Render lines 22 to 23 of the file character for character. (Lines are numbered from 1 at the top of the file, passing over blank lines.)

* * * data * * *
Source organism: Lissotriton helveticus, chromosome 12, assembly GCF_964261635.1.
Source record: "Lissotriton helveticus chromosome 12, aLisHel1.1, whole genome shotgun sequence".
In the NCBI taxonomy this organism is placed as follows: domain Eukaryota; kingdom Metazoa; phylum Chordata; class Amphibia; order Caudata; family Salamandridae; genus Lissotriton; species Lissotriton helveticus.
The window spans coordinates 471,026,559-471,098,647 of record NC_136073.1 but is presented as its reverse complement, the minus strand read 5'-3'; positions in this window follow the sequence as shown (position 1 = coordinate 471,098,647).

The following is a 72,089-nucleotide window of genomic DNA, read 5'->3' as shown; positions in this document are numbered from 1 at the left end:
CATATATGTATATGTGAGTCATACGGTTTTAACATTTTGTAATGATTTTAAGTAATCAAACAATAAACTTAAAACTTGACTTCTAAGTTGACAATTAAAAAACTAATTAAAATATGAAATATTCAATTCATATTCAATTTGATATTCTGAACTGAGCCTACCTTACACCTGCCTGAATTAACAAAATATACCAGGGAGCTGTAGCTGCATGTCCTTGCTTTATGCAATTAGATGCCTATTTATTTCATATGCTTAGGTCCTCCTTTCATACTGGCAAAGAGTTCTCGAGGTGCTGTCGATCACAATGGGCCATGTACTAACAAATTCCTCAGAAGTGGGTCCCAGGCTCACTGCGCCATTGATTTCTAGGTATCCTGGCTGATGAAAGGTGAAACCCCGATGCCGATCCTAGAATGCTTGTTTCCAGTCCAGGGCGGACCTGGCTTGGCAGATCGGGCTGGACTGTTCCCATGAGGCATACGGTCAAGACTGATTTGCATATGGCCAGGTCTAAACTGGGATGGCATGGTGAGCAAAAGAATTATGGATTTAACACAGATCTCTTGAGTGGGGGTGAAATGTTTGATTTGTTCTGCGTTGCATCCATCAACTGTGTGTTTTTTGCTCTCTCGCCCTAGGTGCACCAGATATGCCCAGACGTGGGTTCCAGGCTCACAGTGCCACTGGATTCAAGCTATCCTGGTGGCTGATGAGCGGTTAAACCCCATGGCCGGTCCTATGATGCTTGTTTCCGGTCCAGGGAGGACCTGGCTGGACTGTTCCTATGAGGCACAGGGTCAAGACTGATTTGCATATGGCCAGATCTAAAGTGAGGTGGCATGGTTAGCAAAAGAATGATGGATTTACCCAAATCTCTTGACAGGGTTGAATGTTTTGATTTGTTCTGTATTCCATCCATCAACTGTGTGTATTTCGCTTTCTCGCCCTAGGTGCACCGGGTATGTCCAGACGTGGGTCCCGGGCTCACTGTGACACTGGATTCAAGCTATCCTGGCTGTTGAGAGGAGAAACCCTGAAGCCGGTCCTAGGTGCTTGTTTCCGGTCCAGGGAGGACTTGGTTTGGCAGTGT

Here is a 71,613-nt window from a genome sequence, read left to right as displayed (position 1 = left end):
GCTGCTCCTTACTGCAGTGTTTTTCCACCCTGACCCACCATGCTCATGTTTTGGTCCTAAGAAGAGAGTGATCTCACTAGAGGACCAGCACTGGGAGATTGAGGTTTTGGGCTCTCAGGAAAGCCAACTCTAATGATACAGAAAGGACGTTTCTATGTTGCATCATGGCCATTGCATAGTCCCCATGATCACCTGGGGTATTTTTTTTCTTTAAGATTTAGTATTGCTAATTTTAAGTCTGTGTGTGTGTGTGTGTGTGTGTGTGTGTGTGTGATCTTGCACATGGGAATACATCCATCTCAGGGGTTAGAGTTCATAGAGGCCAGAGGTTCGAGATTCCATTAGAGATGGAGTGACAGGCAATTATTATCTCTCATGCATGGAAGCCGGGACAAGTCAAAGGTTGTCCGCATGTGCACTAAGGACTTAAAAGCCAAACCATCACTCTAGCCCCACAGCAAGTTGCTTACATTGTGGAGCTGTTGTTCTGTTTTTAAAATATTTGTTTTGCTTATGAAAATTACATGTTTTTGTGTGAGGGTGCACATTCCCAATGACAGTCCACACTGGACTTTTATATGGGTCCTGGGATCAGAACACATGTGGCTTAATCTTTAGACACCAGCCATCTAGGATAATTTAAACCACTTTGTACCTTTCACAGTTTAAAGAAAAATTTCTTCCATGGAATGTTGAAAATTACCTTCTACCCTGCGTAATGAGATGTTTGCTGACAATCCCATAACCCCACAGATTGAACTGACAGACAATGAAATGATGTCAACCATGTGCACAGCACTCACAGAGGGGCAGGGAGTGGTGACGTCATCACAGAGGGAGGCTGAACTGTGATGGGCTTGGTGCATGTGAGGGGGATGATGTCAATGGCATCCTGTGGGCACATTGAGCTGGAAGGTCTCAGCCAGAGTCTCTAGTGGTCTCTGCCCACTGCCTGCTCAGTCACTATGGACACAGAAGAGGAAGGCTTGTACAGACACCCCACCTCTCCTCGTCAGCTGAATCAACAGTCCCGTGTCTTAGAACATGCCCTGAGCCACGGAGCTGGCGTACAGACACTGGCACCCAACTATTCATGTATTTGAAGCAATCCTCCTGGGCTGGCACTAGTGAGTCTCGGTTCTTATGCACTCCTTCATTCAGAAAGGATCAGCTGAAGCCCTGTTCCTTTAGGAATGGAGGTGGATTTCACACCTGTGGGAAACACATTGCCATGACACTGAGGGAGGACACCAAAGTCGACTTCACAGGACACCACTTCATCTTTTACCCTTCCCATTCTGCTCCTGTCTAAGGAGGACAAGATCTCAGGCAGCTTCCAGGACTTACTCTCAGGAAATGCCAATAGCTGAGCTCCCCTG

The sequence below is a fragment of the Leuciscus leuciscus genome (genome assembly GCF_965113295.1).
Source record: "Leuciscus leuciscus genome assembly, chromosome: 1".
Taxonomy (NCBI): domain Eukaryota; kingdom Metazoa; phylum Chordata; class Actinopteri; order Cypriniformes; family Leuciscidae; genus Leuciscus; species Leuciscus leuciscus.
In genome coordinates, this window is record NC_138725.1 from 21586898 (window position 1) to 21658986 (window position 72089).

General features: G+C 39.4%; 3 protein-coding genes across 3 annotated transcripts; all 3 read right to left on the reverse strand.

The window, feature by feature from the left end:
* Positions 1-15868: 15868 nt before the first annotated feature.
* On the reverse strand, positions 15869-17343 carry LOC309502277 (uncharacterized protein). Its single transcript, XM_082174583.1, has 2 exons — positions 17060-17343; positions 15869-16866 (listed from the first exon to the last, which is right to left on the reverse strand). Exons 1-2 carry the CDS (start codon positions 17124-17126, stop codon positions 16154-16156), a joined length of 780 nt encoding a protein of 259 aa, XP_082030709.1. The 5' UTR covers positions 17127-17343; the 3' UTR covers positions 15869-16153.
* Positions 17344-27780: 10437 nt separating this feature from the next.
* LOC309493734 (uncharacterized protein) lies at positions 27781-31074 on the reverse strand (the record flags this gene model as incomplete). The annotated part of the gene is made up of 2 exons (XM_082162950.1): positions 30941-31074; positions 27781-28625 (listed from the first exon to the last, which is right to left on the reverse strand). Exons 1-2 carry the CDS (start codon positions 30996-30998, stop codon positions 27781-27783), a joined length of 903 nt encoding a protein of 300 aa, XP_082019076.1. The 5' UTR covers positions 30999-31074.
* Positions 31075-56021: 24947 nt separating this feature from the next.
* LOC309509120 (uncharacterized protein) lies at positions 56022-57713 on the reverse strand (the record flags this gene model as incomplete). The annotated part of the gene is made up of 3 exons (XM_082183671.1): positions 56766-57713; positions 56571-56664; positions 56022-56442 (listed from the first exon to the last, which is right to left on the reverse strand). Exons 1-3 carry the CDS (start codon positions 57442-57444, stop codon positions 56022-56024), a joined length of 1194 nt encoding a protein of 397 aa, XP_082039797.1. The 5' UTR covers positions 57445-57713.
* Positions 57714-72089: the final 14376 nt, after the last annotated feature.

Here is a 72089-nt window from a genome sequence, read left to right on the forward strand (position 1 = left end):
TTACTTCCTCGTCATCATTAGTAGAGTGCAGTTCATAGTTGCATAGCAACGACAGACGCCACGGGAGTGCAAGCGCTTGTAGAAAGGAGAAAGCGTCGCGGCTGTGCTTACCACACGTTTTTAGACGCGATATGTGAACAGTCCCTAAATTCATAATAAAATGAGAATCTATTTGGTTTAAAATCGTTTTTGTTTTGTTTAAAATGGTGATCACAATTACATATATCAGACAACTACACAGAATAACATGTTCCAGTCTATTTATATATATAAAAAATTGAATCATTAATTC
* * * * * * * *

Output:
Here is a 72089-nt window from a genome sequence, read left to right on the forward strand (position 1 = left end):
TTACTTCCTCGTCATCATTAGTAGAGTGCAGTTCATAGTTGCATAGCAACGACAGACGCCACGGGAGTGCAAGCGCTTGTAGAAAGGAGAAAGCGTCGCGGCTGTGCTTACCACACGTTTTTAGACGCGATATGTGAACAGTCCCTAAATTCATAATAAAATGAGAATCTATTTGGTTTAAAATCGTTTTTGTTTTGTTTAAAATGGTGATCACAATTACATATATCAGACAACTACACAGAATAACATGTTCCAGTCTATTTATATATATAAAAAATTGAATCATTAATTC